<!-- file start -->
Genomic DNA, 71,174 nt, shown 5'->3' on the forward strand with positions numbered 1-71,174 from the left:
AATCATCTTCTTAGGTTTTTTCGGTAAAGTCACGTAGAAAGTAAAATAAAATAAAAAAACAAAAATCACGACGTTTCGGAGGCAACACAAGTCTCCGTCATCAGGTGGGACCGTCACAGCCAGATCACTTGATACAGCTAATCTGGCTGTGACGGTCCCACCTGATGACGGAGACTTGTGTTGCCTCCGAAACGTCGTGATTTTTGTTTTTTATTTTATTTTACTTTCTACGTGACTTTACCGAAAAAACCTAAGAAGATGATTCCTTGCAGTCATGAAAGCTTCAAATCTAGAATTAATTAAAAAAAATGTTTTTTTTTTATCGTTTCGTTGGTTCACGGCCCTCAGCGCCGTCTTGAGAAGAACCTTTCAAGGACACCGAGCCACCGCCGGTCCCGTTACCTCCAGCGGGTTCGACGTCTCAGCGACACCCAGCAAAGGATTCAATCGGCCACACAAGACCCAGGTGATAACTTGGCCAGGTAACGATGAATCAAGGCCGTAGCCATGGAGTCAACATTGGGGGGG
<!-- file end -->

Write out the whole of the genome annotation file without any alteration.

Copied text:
Genomic DNA, 71,174 nt, shown 5'->3' on the forward strand with positions numbered 1-71,174 from the left:
AATCATCTTCTTAGGTTTTTTCGGTAAAGTCACGTAGAAAGTAAAATAAAATAAAAAAACAAAAATCACGACGTTTCGGAGGCAACACAAGTCTCCGTCATCAGGTGGGACCGTCACAGCCAGATCACTTGATACAGCTAATCTGGCTGTGACGGTCCCACCTGATGACGGAGACTTGTGTTGCCTCCGAAACGTCGTGATTTTTGTTTTTTATTTTATTTTACTTTCTACGTGACTTTACCGAAAAAACCTAAGAAGATGATTCCTTGCAGTCATGAAAGCTTCAAATCTAGAATTAATTAAAAAAAATGTTTTTTTTTTATCGTTTCGTTGGTTCACGGCCCTCAGCGCCGTCTTGAGAAGAACCTTTCAAGGACACCGAGCCACCGCCGGTCCCGTTACCTCCAGCGGGTTCGACGTCTCAGCGACACCCAGCAAAGGATTCAATCGGCCACACAAGACCCAGGTGATAACTTGGCCAGGTAACGATGAATCAAGGCCGTAGCCATGGAGTCAACATTGGGGGGG